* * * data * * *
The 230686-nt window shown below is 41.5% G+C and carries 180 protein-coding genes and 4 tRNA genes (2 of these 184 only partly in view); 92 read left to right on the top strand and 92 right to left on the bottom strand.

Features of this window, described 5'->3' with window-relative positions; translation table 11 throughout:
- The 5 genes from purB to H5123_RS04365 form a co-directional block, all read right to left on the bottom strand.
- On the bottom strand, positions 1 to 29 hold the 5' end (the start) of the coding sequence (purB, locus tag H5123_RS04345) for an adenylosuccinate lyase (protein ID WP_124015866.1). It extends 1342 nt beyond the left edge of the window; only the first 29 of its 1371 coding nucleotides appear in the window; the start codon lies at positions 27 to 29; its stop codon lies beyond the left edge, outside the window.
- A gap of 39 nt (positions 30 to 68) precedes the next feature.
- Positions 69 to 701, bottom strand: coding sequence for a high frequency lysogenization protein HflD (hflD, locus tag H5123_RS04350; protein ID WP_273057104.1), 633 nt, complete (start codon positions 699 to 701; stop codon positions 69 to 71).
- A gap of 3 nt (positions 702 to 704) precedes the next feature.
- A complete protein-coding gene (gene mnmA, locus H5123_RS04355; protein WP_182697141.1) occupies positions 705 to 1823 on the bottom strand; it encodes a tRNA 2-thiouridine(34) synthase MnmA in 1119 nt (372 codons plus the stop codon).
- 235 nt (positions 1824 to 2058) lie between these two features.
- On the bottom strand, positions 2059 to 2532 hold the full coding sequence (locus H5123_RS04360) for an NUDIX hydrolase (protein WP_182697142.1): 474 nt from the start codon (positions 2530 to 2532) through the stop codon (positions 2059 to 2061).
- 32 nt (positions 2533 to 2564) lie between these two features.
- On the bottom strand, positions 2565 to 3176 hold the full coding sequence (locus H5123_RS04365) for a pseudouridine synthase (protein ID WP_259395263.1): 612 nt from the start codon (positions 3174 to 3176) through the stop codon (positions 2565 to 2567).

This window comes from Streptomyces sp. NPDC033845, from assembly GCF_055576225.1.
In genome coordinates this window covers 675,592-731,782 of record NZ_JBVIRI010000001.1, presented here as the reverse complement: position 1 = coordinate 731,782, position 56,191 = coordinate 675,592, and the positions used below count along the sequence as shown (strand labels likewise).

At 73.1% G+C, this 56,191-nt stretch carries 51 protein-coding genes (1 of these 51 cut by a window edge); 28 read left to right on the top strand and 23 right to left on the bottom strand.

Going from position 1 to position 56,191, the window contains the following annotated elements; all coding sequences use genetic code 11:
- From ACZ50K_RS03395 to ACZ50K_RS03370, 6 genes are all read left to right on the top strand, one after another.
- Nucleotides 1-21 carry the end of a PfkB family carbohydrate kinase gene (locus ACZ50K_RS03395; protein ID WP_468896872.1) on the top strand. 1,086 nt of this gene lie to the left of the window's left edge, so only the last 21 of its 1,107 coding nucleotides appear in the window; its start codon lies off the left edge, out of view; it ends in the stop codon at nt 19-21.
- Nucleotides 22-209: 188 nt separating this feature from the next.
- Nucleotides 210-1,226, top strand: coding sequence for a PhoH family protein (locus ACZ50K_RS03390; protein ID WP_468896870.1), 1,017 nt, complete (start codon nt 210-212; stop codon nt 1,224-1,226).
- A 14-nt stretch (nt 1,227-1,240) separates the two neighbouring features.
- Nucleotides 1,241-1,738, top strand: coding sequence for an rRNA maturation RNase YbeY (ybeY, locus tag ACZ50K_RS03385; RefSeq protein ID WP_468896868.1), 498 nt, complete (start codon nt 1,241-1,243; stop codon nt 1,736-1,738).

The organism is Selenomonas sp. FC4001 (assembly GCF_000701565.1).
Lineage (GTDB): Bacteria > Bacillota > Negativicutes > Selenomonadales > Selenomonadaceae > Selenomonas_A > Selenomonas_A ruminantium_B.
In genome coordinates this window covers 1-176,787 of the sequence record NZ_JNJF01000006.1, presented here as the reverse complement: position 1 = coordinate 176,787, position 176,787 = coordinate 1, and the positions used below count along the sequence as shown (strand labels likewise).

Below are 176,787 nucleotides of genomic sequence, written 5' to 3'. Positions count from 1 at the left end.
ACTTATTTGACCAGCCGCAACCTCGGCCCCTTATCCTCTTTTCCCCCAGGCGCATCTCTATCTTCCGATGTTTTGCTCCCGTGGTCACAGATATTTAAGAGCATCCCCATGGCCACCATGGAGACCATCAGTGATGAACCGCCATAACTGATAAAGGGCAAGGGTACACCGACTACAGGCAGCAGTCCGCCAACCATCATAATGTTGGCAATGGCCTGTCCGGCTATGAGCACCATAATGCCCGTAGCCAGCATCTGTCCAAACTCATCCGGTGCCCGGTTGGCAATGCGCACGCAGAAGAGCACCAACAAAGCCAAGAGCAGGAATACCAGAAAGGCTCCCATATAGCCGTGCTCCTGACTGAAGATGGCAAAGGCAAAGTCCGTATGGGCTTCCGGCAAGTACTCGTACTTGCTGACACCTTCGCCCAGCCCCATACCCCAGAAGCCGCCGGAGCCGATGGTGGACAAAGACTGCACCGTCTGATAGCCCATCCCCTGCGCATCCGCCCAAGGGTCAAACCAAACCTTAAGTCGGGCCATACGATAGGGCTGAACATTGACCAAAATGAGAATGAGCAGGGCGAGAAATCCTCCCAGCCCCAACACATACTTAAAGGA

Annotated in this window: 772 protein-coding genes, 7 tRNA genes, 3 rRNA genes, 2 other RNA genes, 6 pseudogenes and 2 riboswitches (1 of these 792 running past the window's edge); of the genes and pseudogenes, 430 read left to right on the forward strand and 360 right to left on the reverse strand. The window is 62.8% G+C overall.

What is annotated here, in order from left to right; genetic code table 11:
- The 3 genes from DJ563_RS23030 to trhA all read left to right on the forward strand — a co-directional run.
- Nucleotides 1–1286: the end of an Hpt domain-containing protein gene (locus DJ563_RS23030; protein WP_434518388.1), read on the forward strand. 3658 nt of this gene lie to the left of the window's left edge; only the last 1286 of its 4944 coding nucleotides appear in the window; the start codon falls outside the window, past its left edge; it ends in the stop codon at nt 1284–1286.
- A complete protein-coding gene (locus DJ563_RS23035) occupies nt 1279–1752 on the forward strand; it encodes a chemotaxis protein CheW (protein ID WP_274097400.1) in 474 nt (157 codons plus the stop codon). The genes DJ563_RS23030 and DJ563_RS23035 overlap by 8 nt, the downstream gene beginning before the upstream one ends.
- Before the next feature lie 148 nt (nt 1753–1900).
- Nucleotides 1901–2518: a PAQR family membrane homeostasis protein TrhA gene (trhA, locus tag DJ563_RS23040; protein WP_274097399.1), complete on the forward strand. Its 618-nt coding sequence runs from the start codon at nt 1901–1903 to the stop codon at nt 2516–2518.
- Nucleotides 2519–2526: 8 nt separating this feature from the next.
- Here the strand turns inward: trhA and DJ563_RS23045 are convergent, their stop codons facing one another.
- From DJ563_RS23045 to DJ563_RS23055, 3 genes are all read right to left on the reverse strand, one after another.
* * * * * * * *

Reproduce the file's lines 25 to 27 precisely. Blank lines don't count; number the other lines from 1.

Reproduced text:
In genome coordinates this window covers 1-176,787 of the sequence record NZ_JNJF01000006.1, presented here as the reverse complement: position 1 = coordinate 176,787, position 176,787 = coordinate 1, and the positions used below count along the sequence as shown (strand labels likewise).

Below are 176,787 nucleotides of genomic sequence, written 5' to 3'. Positions count from 1 at the left end.
ACTTATTTGACCAGCCGCAACCTCGGCCCCTTATCCTCTTTTCCCCCAGGCGCATCTCTATCTTCCGATGTTTTGCTCCCGTGGTCACAGATATTTAAGAGCATCCCCATGGCCACCATGGAGACCATCAGTGATGAACCGCCATAACTGATAAAGGGCAAGGGTACACCGACTACAGGCAGCAGTCCGCCAACCATCATAATGTTGGCAATGGCCTGTCCGGCTATGAGCACCATAATGCCCGTAGCCAGCATCTGTCCAAACTCATCCGGTGCCCGGTTGGCAATGCGCACGCAGAAGAGCACCAACAAAGCCAAGAGCAGGAATACCAGAAAGGCTCCCATATAGCCGTGCTCCTGACTGAAGATGGCAAAGGCAAAGTCCGTATGGGCTTCCGGCAAGTACTCGTACTTGCTGACACCTTCGCCCAGCCCCATACCCCAGAAGCCGCCGGAGCCGATGGTGGACAAAGACTGCACCGTCTGATAGCCCATCCCCTGCGCATCCGCCCAAGGGTCAAACCAAACCTTAAGTCGGGCCATACGATAGGGCTGAACATTGACCAAAATGAGAATGAGCAGGGCGAGAAATCCTCCCAGCCCCAACACATACTTAAAGGA